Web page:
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Mac Miller has had one of the best transformations in hip-hop. Always a fan of the legends such as Wu-Tang Clan or A Tribe Called Quest, he turned himself from the fun loving, college niche rapper into a fun loving, true lyricist. There has always been a trace of this person dating back to his Eazy Mac days but now it’s come out full force. It must be the drugs, right?
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Your Old Droog is an up and coming rapper who has a lot of musical resemblance to Nas. Knowing how the internet operates, the rumors ran rampant that this could be an alter ego but without a purpose or reason. When you listen to his self-titled EP, it’s hard to dispute those claims. It wasn’t until a few notable sources like Eskay and Complex confirmed that Droog is indeed a separate person that rumors ended. However, the story is far from over.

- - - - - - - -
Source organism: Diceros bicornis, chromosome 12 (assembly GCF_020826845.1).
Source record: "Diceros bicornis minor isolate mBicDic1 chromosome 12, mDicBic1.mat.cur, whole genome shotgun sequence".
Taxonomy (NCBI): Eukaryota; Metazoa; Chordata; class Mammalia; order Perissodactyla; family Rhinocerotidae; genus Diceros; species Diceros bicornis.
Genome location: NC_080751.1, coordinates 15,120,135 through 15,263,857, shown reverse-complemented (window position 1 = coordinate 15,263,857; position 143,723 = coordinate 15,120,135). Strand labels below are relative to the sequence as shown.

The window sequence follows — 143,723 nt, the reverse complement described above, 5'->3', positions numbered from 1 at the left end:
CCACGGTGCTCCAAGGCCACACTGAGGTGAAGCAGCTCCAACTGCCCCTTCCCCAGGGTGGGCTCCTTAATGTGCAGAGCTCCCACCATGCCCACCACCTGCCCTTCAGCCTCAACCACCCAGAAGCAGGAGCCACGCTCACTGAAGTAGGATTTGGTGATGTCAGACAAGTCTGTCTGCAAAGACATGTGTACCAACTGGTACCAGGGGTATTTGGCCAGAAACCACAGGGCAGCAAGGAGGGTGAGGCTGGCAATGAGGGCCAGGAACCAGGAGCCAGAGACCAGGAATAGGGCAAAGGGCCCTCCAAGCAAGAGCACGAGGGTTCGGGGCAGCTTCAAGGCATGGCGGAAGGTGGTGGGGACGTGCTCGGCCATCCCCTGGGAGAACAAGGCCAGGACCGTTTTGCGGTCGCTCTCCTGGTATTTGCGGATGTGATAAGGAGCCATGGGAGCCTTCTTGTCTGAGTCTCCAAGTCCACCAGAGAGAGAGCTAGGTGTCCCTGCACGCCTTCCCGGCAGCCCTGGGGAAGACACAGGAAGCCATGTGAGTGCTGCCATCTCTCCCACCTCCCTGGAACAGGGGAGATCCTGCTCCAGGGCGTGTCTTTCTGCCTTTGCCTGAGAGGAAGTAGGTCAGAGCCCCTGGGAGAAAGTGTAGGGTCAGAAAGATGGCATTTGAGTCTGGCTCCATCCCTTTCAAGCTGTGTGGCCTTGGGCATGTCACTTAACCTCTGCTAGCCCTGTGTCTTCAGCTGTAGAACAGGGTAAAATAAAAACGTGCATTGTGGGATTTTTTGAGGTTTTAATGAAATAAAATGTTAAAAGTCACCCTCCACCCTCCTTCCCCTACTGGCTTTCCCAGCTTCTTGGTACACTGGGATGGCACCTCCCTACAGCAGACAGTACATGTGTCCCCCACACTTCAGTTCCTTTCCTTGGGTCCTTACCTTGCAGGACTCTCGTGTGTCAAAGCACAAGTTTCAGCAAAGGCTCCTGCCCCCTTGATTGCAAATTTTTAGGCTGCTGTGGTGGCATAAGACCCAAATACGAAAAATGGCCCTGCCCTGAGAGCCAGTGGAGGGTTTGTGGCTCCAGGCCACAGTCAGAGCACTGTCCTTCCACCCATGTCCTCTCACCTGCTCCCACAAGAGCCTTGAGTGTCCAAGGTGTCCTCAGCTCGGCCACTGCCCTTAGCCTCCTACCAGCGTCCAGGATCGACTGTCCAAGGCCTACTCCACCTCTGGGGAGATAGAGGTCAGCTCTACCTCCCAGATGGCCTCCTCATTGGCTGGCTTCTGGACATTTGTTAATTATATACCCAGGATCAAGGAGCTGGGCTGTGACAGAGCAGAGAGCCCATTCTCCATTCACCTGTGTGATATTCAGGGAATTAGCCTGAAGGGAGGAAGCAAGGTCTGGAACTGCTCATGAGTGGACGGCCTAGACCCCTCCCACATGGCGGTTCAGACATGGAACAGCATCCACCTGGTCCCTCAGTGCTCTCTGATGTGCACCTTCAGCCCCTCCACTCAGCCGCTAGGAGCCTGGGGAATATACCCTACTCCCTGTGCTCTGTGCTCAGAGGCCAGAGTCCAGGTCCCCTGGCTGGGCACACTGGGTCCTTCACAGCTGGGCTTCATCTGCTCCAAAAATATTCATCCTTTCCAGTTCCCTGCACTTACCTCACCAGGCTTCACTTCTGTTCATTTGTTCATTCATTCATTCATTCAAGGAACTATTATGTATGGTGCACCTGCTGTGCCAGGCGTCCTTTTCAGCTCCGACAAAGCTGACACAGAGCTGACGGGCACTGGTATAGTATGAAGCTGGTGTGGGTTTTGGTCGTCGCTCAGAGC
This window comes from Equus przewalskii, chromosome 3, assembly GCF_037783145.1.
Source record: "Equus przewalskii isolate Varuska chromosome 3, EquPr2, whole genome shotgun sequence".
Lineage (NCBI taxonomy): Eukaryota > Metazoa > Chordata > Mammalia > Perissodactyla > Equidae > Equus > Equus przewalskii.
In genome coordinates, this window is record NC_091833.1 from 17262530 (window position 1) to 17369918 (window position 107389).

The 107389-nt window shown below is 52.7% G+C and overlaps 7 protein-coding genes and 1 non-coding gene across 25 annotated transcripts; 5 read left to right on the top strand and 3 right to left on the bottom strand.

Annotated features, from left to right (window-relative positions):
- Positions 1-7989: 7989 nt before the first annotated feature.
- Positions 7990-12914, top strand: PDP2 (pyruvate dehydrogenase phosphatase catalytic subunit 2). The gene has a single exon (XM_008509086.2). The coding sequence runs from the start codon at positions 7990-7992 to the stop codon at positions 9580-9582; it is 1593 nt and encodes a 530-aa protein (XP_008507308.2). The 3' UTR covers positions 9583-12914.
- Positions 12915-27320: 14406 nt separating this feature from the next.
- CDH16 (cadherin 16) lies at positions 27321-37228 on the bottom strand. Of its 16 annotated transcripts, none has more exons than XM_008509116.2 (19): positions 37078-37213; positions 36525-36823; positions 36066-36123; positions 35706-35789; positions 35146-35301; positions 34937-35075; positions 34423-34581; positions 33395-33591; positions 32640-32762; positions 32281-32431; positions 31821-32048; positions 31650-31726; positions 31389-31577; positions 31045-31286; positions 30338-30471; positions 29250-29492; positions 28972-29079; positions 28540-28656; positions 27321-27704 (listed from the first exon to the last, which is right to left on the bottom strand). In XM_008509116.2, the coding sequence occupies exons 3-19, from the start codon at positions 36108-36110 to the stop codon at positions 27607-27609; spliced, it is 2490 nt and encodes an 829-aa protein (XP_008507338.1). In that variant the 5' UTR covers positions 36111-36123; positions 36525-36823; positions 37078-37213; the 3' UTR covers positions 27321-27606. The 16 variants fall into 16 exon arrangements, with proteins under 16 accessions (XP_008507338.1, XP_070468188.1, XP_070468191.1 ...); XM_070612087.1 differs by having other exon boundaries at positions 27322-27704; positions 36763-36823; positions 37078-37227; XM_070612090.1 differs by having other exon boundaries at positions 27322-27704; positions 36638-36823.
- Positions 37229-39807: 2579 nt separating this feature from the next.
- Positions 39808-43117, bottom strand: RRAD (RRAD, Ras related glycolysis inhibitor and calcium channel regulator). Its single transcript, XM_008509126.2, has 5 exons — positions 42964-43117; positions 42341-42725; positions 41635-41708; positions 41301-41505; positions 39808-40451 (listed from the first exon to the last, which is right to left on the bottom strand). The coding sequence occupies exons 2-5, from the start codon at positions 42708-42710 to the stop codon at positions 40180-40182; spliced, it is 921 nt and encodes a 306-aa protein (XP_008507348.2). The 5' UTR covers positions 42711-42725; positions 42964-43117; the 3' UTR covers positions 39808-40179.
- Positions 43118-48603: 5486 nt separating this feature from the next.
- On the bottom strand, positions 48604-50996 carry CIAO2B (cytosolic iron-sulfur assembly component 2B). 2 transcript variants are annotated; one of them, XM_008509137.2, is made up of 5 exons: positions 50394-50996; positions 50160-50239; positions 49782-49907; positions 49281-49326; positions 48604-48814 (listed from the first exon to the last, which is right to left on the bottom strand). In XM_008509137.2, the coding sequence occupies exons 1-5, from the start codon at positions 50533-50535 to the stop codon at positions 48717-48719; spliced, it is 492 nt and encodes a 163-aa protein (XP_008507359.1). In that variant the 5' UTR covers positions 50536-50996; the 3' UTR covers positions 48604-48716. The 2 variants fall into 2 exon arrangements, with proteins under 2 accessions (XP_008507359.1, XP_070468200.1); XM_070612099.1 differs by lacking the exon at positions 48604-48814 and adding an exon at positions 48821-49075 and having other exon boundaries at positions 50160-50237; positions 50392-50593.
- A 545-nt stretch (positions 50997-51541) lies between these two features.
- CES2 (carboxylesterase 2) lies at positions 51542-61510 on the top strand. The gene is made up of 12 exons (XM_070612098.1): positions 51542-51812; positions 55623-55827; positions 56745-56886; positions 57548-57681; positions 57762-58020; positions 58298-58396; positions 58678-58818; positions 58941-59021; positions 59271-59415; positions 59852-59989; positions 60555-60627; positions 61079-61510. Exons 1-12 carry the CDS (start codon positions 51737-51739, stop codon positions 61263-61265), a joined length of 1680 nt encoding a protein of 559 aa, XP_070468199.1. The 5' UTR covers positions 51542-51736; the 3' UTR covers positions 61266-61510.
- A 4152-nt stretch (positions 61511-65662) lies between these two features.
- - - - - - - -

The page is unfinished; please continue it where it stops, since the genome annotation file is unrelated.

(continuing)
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Who could forget Ditto. The 132nd Pokemon is easily identifiable with its silly putty-like shape and creepy smile. However, the appearance isn’t the most memorable thing about it. Ditto has one move and only one move: transform. If there’s a Charizard opposite it, there’s now two Charizards on the field. He takes on the form of his opponent, stealing their moves, but not the strength.
Meet the musical equivalent: Wiz Khalifa.